Pea yield formation in warming temperatures – phenological mechanisms
- University of Saskatchewan
- Variety Development
Dr. Rosalind Bueckert
Lead Investigator(s) Institution
University of Saskatchewan - Dept. of Plant Sciences
To identify from field trials why current varieties of pea are so heat sensitive. To identify heat tolerant traits via earlier flowering, a longer duration of flowering, improved pollen viability (greater pollen survival at higher daytime temperature), and a greater proportion of seed retained in each pod.
We found that pea varieties were all heat sensitive, but some performed better than others. About 20% of the varieties evaluated could flower and set pods in 40°C heat. The analysis from a cross of a heat sensitive and a more heat tolerant pea showed that we could further improve the flowering duration and have more pod setting, even in our better Saskatchewan varieties. From pollen work, varieties ranged in pollen viability in heat. Heat did not affect the look of the pollen grain surface but changed proteins and fats in the pollen coat, which may cause pollen to not stick properly to the flower stigma. Heat reduced the amount of pollen that germinated and reduced the number of seeds in a pod. Within a pod, heat caused the ovules (peas) at both ends of the pod to fail, but the fertilized ovules in the middle of the pod survived. Some varieties were better able to keep the peas at the ends of the pods. No one variety or genotype had all the positive traits, but several excelled in some traits.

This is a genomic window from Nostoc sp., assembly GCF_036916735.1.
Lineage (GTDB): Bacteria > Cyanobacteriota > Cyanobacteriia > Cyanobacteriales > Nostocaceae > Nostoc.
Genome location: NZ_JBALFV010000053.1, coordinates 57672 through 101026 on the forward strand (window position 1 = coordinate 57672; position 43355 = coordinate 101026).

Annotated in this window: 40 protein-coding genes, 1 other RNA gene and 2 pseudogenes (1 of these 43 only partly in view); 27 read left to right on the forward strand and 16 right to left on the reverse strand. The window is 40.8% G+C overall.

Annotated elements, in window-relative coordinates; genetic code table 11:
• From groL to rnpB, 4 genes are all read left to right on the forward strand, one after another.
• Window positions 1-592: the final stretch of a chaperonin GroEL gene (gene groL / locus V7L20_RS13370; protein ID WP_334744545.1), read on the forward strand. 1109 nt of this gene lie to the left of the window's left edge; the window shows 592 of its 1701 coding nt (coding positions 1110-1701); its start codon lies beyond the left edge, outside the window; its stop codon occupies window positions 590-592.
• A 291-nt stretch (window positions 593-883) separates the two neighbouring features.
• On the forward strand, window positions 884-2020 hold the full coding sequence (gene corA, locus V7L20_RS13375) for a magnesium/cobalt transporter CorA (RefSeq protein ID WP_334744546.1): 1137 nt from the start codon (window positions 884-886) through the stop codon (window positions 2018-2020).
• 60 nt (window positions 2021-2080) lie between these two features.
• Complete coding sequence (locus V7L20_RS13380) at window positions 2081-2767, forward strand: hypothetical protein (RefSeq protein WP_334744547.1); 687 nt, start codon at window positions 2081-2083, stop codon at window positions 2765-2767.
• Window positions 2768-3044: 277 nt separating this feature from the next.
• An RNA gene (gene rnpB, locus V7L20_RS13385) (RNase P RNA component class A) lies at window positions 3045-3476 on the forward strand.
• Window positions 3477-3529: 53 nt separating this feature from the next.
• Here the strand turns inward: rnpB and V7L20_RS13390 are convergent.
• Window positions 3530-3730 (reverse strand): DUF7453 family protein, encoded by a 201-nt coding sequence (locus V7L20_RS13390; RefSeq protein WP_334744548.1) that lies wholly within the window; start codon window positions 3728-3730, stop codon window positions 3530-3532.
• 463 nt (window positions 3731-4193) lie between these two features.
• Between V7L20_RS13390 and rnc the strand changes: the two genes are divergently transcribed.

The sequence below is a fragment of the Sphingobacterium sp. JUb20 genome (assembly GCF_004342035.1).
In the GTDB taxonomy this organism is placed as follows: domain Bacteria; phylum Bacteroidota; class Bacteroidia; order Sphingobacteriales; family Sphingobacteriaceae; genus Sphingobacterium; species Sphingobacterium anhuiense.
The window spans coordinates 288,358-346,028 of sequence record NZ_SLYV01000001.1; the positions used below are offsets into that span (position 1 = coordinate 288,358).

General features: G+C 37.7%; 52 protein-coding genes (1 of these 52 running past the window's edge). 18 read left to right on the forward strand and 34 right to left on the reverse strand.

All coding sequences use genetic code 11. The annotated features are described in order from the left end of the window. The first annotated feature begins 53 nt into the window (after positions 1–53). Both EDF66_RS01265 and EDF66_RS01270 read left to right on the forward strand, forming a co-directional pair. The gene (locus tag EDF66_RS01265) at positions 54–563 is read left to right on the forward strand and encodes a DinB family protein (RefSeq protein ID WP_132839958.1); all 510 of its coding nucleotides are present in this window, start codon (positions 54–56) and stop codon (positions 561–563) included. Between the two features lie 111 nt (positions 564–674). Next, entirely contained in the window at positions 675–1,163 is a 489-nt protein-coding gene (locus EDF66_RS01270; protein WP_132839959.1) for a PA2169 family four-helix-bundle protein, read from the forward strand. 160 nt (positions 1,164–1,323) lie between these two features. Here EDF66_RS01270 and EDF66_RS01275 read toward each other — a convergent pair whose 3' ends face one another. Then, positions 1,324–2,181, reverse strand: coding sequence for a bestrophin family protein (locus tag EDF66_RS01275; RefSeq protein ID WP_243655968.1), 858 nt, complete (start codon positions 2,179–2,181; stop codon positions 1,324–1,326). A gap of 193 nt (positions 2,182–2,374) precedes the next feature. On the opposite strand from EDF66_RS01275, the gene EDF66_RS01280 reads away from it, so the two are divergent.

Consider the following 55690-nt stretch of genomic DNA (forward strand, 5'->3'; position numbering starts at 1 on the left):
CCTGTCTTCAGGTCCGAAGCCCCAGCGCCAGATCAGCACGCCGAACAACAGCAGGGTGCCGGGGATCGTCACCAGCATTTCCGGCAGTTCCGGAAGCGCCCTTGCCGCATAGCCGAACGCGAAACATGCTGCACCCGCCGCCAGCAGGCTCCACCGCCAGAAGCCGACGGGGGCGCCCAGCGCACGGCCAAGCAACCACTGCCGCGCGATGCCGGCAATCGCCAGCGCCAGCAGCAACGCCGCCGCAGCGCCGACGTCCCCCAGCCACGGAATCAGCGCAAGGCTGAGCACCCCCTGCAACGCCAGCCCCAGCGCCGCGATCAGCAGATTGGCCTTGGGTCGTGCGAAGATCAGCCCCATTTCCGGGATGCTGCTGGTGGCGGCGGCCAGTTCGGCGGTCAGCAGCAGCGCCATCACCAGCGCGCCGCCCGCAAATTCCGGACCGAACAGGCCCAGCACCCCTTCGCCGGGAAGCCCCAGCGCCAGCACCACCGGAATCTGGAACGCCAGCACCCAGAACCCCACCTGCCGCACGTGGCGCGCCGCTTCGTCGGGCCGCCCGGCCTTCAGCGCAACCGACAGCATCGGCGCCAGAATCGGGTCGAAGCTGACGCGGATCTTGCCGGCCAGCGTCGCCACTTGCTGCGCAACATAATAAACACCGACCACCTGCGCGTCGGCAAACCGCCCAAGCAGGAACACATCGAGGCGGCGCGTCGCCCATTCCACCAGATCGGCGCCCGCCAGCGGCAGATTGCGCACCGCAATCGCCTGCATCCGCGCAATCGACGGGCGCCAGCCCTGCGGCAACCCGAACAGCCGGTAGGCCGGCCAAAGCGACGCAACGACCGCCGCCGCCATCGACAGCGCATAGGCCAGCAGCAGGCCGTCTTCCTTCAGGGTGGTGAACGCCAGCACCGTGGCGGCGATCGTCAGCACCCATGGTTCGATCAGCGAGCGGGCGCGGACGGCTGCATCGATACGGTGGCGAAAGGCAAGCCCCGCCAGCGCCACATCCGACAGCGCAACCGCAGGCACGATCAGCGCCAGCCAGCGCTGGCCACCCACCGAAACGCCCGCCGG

Duration/Timeline of Project (Year to Year)
2011 - 2016
Natural Sciences and Engineering Research Council of Canada (NSERC), Western Grains Research Foundation, Saskatchewan Ministry of Agriculture - Agriculture Development Fund
Total Project Cost